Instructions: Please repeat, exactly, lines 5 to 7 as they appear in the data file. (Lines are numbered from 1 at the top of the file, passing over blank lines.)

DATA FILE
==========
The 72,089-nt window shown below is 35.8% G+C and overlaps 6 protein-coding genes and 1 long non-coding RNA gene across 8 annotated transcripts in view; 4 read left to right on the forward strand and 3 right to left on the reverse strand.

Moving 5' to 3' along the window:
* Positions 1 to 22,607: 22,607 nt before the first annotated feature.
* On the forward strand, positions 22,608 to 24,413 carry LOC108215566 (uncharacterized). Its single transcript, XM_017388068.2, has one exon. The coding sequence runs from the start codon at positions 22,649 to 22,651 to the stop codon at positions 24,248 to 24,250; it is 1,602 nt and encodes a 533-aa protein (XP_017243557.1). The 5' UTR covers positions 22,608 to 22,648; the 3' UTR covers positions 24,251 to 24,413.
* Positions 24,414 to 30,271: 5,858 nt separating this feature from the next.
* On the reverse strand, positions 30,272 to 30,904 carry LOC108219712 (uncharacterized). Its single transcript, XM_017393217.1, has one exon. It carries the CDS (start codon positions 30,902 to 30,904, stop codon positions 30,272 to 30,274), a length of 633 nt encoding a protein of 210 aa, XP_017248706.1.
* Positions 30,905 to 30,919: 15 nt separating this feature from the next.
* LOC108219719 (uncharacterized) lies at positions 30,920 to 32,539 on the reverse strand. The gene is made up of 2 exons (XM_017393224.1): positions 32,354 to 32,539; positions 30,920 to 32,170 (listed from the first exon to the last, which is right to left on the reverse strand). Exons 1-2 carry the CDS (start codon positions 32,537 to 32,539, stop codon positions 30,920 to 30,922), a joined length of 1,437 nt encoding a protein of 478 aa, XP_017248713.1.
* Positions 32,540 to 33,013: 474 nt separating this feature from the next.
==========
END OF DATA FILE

* Positions 24,414 to 30,271: 5,858 nt separating this feature from the next.
* On the reverse strand, positions 30,272 to 30,904 carry LOC108219712 (uncharacterized). Its single transcript, XM_017393217.1, has one exon. It carries the CDS (start codon positions 30,902 to 30,904, stop codon positions 30,272 to 30,274), a length of 633 nt encoding a protein of 210 aa, XP_017248706.1.
* Positions 30,905 to 30,919: 15 nt separating this feature from the next.